Beaumont Health System has launched an important research study comparing the safety and effectiveness of open-heart surgery versus angioplasty with stenting for patients with left main coronary artery disease.
Left main artery disease is a life threatening form of heart disease involving blockage of the left main coronary artery which branches off from the aorta to provide blood flow to the left ventricle of the heart. When this artery becomes narrowed, blood flow to the heart is decreased causing chest pain, heart failure or sudden death.
Coronary artery bypass graft surgery has been the traditional form of treatment for left main disease. Until recently, only patients at high risk for surgery were considered eligible for less invasive treatment with angioplasty and stenting.
"The results of this study are critically important," says Simon Dixon, M.D., co-principal investigator, and Beaumont Health System chair, Cardiovascular Medicine. "If the results prove that angioplasty with stenting is as safe and effective as open-heart surgery, it will change medical practice and allow us to treat these patients less invasively."
"These research results will help us provide multiple treatment options for patients with life threatening coronary anatomy," says Marc Sakwa, M.D, Heart and Vascular Center of Excellence chair, Beaumont Health System, and co-principal investigator. "It will provide important, evidence-based information concerning the best approach to achieve the best outcomes in treating coronary artery disease."
During angioplasty, a catheter with a deflated balloon mounted on its tip is passed through a catheter into the narrowed area of the left main heart artery. The doctor inflates the balloon to open the narrowed artery. A hollow, flexible metal mesh tube called a stent is then guided into the heart through the catheter and placed inside the left main coronary artery to keep it open. This can improve blood flow to the heart without bypass surgery.
With coronary artery bypass graft surgery, also called open-heart surgery, a patient receives anesthesia and a surgeon makes a cut down the middle of the breastbone to open the rib cage to reach the heart. The patient is usually placed on a heart-lung machine and the heart is temporarily stopped while the surgeon attaches grafts to bypass the blockage in the left main coronary artery. Sometimes the surgery can be done through smaller, "keyhole" incisions using special instruments. This is called minimally invasive heart surgery.
A total of 2,600 patients at 165 centers around the world will participate in the study sponsored by Abbott Cardiovascular Systems.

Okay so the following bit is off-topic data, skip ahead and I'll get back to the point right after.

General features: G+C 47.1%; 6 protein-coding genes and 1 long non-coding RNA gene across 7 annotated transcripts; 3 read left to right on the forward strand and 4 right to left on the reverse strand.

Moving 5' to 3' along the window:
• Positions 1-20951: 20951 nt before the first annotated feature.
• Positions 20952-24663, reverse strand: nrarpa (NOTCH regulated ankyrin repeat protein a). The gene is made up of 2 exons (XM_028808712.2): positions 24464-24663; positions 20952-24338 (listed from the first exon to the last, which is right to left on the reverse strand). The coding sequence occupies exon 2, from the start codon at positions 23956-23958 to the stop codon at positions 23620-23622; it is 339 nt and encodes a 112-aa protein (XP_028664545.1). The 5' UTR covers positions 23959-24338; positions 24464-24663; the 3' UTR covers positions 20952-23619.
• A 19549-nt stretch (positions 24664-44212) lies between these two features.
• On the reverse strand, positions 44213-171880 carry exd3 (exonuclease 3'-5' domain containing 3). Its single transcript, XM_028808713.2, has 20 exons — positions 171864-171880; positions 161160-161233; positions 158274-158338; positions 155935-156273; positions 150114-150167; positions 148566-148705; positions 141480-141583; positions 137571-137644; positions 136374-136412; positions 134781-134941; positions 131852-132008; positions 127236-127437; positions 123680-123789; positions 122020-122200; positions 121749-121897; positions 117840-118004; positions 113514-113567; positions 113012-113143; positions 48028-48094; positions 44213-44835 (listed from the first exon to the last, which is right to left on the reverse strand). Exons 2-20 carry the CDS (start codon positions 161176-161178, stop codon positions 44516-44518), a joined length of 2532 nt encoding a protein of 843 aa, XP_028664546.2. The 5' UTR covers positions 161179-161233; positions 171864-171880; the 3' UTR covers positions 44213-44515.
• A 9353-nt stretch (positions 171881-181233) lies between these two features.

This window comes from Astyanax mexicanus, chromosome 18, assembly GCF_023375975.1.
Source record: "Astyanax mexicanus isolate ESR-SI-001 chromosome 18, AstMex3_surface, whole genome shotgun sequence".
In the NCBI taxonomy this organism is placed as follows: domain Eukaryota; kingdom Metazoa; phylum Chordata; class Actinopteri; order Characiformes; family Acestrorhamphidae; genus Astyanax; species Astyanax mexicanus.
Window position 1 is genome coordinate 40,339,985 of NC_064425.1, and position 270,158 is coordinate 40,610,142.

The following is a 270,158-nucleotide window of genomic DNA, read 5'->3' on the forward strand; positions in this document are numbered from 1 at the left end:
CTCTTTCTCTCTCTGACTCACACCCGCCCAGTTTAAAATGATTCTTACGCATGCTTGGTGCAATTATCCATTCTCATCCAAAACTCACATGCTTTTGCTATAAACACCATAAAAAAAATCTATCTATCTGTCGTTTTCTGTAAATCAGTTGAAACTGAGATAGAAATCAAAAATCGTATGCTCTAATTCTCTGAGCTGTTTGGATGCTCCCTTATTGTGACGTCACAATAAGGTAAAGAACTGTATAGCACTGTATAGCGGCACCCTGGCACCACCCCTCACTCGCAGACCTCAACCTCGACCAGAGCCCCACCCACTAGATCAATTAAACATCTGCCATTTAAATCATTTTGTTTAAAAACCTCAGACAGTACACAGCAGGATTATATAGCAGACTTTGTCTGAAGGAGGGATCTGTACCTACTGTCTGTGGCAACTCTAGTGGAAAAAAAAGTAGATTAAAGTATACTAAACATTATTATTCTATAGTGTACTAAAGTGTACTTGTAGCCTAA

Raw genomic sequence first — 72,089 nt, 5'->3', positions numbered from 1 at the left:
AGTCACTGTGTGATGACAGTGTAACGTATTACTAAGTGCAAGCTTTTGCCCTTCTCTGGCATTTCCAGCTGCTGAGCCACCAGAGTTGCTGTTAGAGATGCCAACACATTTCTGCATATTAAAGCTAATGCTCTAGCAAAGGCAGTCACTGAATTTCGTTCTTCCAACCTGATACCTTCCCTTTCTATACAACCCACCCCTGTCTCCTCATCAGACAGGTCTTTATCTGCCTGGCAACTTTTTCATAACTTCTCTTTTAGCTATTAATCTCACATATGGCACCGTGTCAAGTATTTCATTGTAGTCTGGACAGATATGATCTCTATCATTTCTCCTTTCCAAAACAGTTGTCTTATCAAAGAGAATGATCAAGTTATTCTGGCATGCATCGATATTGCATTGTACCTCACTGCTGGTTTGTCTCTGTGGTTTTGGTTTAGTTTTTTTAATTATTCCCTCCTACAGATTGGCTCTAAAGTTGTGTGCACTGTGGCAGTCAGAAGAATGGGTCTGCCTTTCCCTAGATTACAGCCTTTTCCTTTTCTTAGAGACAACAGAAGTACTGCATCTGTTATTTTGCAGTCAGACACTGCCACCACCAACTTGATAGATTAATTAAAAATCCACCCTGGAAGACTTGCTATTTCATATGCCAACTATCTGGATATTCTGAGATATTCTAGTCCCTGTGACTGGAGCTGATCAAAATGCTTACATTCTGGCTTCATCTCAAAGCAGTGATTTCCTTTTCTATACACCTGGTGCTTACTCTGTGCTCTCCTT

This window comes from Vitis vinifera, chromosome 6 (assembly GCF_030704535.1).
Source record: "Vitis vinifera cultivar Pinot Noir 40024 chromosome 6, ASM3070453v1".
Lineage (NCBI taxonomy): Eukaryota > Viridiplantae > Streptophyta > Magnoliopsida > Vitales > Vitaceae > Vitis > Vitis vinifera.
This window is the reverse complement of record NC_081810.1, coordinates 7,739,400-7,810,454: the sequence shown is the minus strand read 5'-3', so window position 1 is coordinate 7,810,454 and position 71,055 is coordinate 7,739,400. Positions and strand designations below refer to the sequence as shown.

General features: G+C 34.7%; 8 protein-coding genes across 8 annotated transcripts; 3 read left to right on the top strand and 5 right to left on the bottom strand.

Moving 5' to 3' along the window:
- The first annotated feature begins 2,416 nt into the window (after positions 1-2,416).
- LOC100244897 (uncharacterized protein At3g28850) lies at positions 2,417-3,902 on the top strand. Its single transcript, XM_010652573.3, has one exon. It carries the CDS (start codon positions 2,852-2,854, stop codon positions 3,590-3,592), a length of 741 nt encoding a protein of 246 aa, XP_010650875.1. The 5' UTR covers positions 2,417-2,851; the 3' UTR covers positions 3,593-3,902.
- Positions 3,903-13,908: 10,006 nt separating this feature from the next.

Patients enrolled in the study will be randomly assigned to receive open-heart surgery or angioplasty with placement of one of two drug-coated stents (the XIENCE PRIME or the XIENCE V). Recent studies have shown that drug-coated stents may be better at decreasing heart artery re-narrowing compared to uncoated stents. It is believed that the drug coating on the stent reduces regrowth of tissue into the stented area.
Candidates for research participation are those with "unprotected" left main coronary artery disease (those who are not "protected" by a previous bypass graft to at least one of the two major coronary arteries branching off the left main artery).
Participants are expected to remain in the study for five years with follow-up visits and phone calls.
The study will compare death rates from any cause, rates of heart attack and stroke, health-related quality of life and treatment costs among participants randomized to the two treatments.
For enrollment information, contact Beaumont's Cardiovascular Medicine Research department at 248-898-9161.
About Beaumont Heart Care
Beaumont is Michigan's, and one of the nation's, most experienced providers of heart care, ranking on U.S. News and World Report's 2012-13 "America's Best Hospitals" list for cardiology and heart surgery. The Beaumont Heart and Vascular Center is a comprehensive, state-of-the-art facility that's dedicated to the prevention, diagnosis and treatment of heart problems. Beaumont's Ernst Cardiovascular Center includes six specialty clinics offering advanced and minimally invasive treatments for heart valve disease, atrial fibrillation, congestive heart failure, aortic aneurysm and dissection, plus preventive screening for adults and high school students. Beaumont's Ministrelli Women's Heart Center is the first in Michigan devoted exclusively to the prevention, diagnosis, and research of heart disease in women. Find out more at http://heart.beaumont.edu/.
# # #